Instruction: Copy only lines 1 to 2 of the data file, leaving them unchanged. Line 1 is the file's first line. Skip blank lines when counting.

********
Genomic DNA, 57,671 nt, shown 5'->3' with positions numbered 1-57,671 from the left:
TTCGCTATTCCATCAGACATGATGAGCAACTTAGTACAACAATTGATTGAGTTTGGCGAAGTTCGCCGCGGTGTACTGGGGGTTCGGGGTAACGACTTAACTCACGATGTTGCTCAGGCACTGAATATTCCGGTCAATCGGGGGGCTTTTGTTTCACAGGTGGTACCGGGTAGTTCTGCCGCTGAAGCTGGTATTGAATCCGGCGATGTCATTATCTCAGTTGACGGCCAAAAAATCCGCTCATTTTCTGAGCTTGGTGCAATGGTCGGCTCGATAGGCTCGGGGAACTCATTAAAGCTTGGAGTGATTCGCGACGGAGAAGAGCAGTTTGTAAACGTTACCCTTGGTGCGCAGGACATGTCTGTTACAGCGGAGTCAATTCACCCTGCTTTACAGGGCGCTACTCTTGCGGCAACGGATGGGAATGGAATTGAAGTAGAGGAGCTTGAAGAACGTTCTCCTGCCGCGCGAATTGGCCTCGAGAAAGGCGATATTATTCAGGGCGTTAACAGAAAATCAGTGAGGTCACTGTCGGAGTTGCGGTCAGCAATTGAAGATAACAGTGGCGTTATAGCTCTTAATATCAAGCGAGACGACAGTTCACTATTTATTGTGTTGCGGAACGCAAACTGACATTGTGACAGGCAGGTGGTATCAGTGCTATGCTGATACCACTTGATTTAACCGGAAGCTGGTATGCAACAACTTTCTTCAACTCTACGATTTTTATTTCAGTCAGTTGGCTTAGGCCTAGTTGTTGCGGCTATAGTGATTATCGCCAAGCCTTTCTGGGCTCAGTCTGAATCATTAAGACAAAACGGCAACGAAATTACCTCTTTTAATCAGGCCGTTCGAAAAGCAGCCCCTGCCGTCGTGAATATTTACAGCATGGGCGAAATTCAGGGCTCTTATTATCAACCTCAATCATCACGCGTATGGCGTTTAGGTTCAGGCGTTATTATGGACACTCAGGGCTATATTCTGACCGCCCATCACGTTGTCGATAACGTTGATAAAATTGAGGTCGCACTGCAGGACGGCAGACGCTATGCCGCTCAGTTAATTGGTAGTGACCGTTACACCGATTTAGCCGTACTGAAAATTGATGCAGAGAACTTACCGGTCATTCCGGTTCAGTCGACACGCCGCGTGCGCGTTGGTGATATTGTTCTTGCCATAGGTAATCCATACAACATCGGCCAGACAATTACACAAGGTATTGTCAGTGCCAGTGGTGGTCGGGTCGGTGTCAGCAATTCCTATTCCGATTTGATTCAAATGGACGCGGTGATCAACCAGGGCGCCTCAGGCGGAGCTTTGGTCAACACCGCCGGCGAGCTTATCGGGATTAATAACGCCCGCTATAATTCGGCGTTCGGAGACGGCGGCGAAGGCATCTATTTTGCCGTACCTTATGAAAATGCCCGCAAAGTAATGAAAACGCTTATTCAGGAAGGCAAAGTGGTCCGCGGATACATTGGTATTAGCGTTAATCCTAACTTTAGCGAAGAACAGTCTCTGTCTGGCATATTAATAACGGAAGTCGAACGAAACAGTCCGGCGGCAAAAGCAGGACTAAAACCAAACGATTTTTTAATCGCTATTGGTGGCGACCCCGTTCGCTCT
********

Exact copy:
Genomic DNA, 57,671 nt, shown 5'->3' with positions numbered 1-57,671 from the left:
TTCGCTATTCCATCAGACATGATGAGCAACTTAGTACAACAATTGATTGAGTTTGGCGAAGTTCGCCGCGGTGTACTGGGGGTTCGGGGTAACGACTTAACTCACGATGTTGCTCAGGCACTGAATATTCCGGTCAATCGGGGGGCTTTTGTTTCACAGGTGGTACCGGGTAGTTCTGCCGCTGAAGCTGGTATTGAATCCGGCGATGTCATTATCTCAGTTGACGGCCAAAAAATCCGCTCATTTTCTGAGCTTGGTGCAATGGTCGGCTCGATAGGCTCGGGGAACTCATTAAAGCTTGGAGTGATTCGCGACGGAGAAGAGCAGTTTGTAAACGTTACCCTTGGTGCGCAGGACATGTCTGTTACAGCGGAGTCAATTCACCCTGCTTTACAGGGCGCTACTCTTGCGGCAACGGATGGGAATGGAATTGAAGTAGAGGAGCTTGAAGAACGTTCTCCTGCCGCGCGAATTGGCCTCGAGAAAGGCGATATTATTCAGGGCGTTAACAGAAAATCAGTGAGGTCACTGTCGGAGTTGCGGTCAGCAATTGAAGATAACAGTGGCGTTATAGCTCTTAATATCAAGCGAGACGACAGTTCACTATTTATTGTGTTGCGGAACGCAAACTGACATTGTGACAGGCAGGTGGTATCAGTGCTATGCTGATACCACTTGATTTAACCGGAAGCTGGTATGCAACAACTTTCTTCAACTCTACGATTTTTATTTCAGTCAGTTGGCTTAGGCCTAGTTGTTGCGGCTATAGTGATTATCGCCAAGCCTTTCTGGGCTCAGTCTGAATCATTAAGACAAAACGGCAACGAAATTACCTCTTTTAATCAGGCCGTTCGAAAAGCAGCCCCTGCCGTCGTGAATATTTACAGCATGGGCGAAATTCAGGGCTCTTATTATCAACCTCAATCATCACGCGTATGGCGTTTAGGTTCAGGCGTTATTATGGACACTCAGGGCTATATTCTGACCGCCCATCACGTTGTCGATAACGTTGATAAAATTGAGGTCGCACTGCAGGACGGCAGACGCTATGCCGCTCAGTTAATTGGTAGTGACCGTTACACCGATTTAGCCGTACTGAAAATTGATGCAGAGAACTTACCGGTCATTCCGGTTCAGTCGACACGCCGCGTGCGCGTTGGTGATATTGTTCTTGCCATAGGTAATCCATACAACATCGGCCAGACAATTACACAAGGTATTGTCAGTGCCAGTGGTGGTCGGGTCGGTGTCAGCAATTCCTATTCCGATTTGATTCAAATGGACGCGGTGATCAACCAGGGCGCCTCAGGCGGAGCTTTGGTCAACACCGCCGGCGAGCTTATCGGGATTAATAACGCCCGCTATAATTCGGCGTTCGGAGACGGCGGCGAAGGCATCTATTTTGCCGTACCTTATGAAAATGCCCGCAAAGTAATGAAAACGCTTATTCAGGAAGGCAAAGTGGTCCGCGGATACATTGGTATTAGCGTTAATCCTAACTTTAGCGAAGAACAGTCTCTGTCTGGCATATTAATAACGGAAGTCGAACGAAACAGTCCGGCGGCAAAAGCAGGACTAAAACCAAACGATTTTTTAATCGCTATTGGTGGCGACCCCGTTCGCTCT